Roblox ‘exploits child labor,’ creates ‘addictive’ gaming experiences, lawsuit claims

(KRON) — Roblox, a video gaming tech company based in San Mateo, was slapped with a new lawsuit accusing the company of exploiting child labor through its youthful players, as well as deceptive advertising.

Roblox’s market dominance in the video game sector is so large that an estimated 75 percent of children between ages 9-12 in the U.S. use Roblox monthly, according to the lawsuit filed last week in U.S. District Court Northern District of California San Francisco Division.

“The loyalty of millions of children turned Roblox into a wild success during a time when many other similar businesses have suffered and/or failed. Roblox systematically takes advantage of them and exposes them to unsafe, unregulated, and grotesque virtual experiences. It is also designed to harm children with addictive conduct and deceptive commercial advertising,” the lawsuit states.

Attorneys filed the class action lawsuit on behalf of parents, including Raymond and Laura Noel, to seek compensation for Roblox’s allegedly “deceptive and unfair conduct” and “put an end to this illegal scheme.”

“Robux” are digital currency spendable only in the Roblox platform. For example, 400 Robux cost $4.99. According to the lawsuit, in the first nine months of 2023, consumers purchased $2.39 billion worth of Robux.

Most children rely on adults, such as their parents, to buy Robux. Raymond and Laura Noel live with their children in Kern County, California. The couple has spent thousands of dollars on Robux digital currency for their children, the suit states.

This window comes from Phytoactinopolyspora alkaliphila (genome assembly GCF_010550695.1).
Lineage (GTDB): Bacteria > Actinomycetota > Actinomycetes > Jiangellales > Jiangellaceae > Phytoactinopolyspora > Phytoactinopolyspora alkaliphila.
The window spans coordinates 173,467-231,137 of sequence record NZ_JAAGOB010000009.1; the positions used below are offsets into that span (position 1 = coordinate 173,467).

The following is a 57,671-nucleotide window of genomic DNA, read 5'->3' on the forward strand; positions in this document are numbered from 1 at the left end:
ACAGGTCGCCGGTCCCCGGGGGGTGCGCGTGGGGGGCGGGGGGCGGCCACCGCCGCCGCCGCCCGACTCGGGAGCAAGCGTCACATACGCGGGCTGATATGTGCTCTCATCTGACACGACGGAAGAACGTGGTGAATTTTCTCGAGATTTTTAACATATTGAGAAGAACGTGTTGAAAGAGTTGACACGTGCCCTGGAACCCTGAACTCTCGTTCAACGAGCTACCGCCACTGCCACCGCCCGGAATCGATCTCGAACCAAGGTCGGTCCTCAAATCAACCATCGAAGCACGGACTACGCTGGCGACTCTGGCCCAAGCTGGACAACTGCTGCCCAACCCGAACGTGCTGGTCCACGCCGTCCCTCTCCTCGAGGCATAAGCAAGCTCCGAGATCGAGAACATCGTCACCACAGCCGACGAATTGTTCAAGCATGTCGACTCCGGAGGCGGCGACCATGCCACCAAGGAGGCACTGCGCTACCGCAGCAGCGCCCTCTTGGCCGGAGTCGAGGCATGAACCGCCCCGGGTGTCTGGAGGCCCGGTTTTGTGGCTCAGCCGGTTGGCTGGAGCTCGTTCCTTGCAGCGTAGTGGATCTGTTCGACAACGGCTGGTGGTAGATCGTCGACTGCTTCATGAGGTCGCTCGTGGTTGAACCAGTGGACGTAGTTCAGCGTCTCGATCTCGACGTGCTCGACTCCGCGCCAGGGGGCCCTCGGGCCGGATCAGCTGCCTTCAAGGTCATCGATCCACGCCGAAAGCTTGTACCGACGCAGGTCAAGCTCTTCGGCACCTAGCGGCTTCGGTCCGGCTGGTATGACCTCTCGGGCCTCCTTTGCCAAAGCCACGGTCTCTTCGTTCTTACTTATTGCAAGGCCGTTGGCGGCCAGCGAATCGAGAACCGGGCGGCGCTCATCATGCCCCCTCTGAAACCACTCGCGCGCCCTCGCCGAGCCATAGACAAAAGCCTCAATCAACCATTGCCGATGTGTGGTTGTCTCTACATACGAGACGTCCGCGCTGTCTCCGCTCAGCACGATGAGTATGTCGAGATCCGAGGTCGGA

David Baszucki, founder and CEO of Roblox, presents at the Roblox Developer Conference on August 10, 2019 in Burlingame. (Photo by Ian Tuttle/Getty Images for Roblox)
David Baszucki, founder and CEO of Roblox, presents at the Roblox Developer Conference on August 10, 2019 in Burlingame. (Photo by Ian Tuttle/Getty Images for Roblox)

Roblox was beta tested for several years and launched for computer play in 2006. The company released its platform for iOS in 2012, Android in 2014, Xbox in 2015, and PlayStation in 2023. Its popularity rapidly grew during the COVID pandemic, attorneys said.

Attorneys claim that the company knowingly designed its platform and games to be addictive. “The design of the Roblox platform was specifically intended to addict users—
especially children—and encourage play for longer periods of time,” the lawsuit states.

The plaintiffs are represented by attorneys at Bullock Ward Mason, Andrus Anderson, and Sterlington PLLC. San Francisco-based attorney Jennie Lee Anderson claims that Roblox unlawfully profits from children’s labor. Millions of youthful users can purchase items inside the Roblox virtual universe, program their own games, and play games created by other users.

Attorneys wrote in the lawsuit, “In fact, the entire digital world of Roblox is user-generated.”

(Photographer: Gabby Jones/Bloomberg via Getty Images)
(Photographer: Gabby Jones/Bloomberg via Getty Images)

Tina Bullock, one of the lead attorneys representing the plaintiffs, told KRON4 Wednesday, “On behalf of all families impacted by video game addiction and Roblox’s exploitation of children, we look forward to uncovering the full truth, holding Roblox accountable for the harm they are causing, and ensuring changes are made to protect children going forward.”